BYOD is the practice of bringing your own device. The “device” in question is usually thought to be an IP phone, also called a SIP phone. But there are actually several difference “devices,” some of which stand alone, and others are software built into other devices. There is both free and paid software for your computer that can be configured to connect to your VoIP provider’s SIP proxy. Likewise, there are free and paid mobile apps for iOS and Android that can make calls over Wi-Fi and 3G/4G using your VoIP provider. This article will discuss the advantages and disadvantages of bringing your own device as the primary, or even only device.
Shopping Around For the Best Price
You can get great deals on used and refurbished IP phones from e-commerce websites. You can buy a popular and highly rated phone at a deep discount if you buy it used or refurbished. For the most part, new phones on sites like Amazon, BestBuy.com, and the Google Shopping Portal are less expensive than their pre-programmed counterparts. If your primary reason for upgrading to VoIP is to save money - what better way to get started on saving by buying your own device?
Many Devices You Already own are SIP Compatible
On a related note, you can save money by not even purchasing equipment at all. You can download free software on your computer or iPhone/Android Phone that connects to your VoIP provider’s network. Some of these phone apps already have presets for popular VoIP providers, so all you have to do is select your network, enter your user name, phone number, and password, and you’re good to go. Some premium SIP clients can connect to more than one provider at once. By connecting to more than one provider at once, you can have different caller IDs for work and personal calls, and you can also select the best network depending on whom and where you are calling.
If You Change Your VoIP provider, You Keep Your Device
If you like VoIP, but found that your business VoIP provider just wasn’t the right fit, there’s no need to go through the hassle and expense of shipping back your device. Beware, though, that some business VoIP service providers have very rigid deadlines concerning when they will or will not accept returns, and you may risk being stuck with equipment that you wouldn’t have bought, or at a price you wouldn’t have spent, had you brought your own device from the start.
If you own your own equipment, you can automatically provision all the phones in your business to connect to the new provider’s IP address. It’s usually very easy, and, in the rare cases that it isn’t, the customer service reps are quick to add a helping hand. If you own your own device, there’s no need to wait for your equipment to come in the mail—it’s your service, you’re paying for it, start using it! If you BYOD, you sign up either by phone or on the computer, and within five minutes, you’ll get a dial tone.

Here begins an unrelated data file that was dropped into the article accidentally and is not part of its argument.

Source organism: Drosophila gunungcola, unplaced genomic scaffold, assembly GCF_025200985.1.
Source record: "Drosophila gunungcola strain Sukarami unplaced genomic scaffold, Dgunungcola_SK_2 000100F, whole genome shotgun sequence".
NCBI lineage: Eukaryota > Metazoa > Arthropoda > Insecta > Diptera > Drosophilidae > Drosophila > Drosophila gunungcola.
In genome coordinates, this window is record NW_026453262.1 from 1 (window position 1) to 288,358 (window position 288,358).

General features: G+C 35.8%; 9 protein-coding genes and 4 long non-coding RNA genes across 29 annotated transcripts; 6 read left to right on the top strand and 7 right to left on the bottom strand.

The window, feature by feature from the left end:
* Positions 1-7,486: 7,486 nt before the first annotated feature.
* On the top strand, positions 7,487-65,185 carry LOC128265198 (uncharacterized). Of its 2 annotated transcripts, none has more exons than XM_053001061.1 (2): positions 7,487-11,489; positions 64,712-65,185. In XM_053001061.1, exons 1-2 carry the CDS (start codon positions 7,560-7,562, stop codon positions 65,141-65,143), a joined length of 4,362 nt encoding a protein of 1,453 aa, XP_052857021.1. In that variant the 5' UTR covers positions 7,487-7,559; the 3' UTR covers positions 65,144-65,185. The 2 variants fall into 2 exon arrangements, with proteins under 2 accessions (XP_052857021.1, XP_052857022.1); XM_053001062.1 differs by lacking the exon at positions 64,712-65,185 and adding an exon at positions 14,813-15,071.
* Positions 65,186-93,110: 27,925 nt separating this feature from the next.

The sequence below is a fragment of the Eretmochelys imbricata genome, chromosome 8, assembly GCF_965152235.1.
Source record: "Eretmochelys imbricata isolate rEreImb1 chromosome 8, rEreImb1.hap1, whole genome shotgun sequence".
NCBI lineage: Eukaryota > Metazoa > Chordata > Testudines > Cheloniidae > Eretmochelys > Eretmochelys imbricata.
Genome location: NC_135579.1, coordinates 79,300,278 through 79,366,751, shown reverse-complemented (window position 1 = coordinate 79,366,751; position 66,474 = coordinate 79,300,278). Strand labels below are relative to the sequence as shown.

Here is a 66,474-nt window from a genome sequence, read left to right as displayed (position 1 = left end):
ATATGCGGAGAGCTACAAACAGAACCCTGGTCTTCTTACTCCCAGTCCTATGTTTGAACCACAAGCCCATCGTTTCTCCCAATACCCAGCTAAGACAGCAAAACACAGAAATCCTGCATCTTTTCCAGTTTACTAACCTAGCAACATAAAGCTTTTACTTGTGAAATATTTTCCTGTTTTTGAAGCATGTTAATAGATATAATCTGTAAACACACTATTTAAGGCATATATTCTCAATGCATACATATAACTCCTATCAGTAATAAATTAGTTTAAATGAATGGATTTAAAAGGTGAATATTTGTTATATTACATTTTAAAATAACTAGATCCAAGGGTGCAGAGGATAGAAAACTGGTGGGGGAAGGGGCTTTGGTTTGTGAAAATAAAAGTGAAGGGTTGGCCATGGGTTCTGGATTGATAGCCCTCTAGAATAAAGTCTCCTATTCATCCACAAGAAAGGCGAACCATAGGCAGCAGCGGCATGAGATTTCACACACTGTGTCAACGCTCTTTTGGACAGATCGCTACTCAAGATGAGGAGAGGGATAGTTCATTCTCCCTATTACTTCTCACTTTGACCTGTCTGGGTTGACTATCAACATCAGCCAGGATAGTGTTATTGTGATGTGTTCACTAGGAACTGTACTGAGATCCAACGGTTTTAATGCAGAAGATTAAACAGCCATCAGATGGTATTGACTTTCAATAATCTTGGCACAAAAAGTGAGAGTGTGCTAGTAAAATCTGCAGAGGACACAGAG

Keep Your Old Device
You can by a two port analog telephone adapter for less than thirty dollars, and use your existing phones. It’s a great way to save money and not have to buy all new phones, but it does come at the expense of some of the more advanced features of VoIP. You can buy an unlocked ATA, or you can unlock it yourself, which takes about as much skill as programming a DVR. If you have an unlocked ATA, you can get service from any provider.
Your Equipment May Be Incompatible With Some Providers
We have firsthand experience of not being allowed to bring our own device to a business VoIP provider. It turned out that the powerful desktop software had to be configured to each individual model of phones, and even then, was locked to their network. It was a case of “water, water, everywhere, but not a drop to drink.” We had to make the decision to set aside perfectly good (and very expensive) phones in order to try out their service.
You Need to be Tech-Savvy
The savings you get of buying your own device may not be worth it if you can’t figure out how to program your phone. You have to also know how to shop for the right phone. You may get a great discount on a phone not realizing it’s at its end-of-life and support from the hardware manufacturer will only be available for a year or two. You have to know which features are worth having and which are just shiny features to get your attention.
Free Software is Sometimes Inconvenient
Programs like Eyebeam Lite are free, but that doesn’t mean they are fun to use. If you don’t have a good headset or Bluetooth device, you’ll find that sound quality is severely lacking. Having a mobile app on your cell phone is great, but it also limits you to only using that phone. If your battery is dead, you may miss an important call.
Your Equipment Will Not Always Be State-of-the-Art
When you sign up for a VoIP provider, you also purchase or lease phones from them. Two or three years down the road, new technological breakthroughs will make your phones outdated. Some VoIP providers let you trade in old equipment for a discount on new ones.
Concerns About Distraction
It may sound great on paper to have your smartphone or tablet as your primary device. But, as silly as it may sound, those birds and fruits and tiles are going to be calling out to you as much as your important clients. There is something to be said for turning your phone off and being in a distraction-free zone.
BYOD is a great option for tech-savvy customers. But, as with everything else, you have to do your research ahead of time to make sure you are getting the best equipment for the task at hand. If you are new to VoIP, we recommend taking the advice of the customer service reps that you talk with. If you really have a grasp on it, maybe BYOD is the way to go.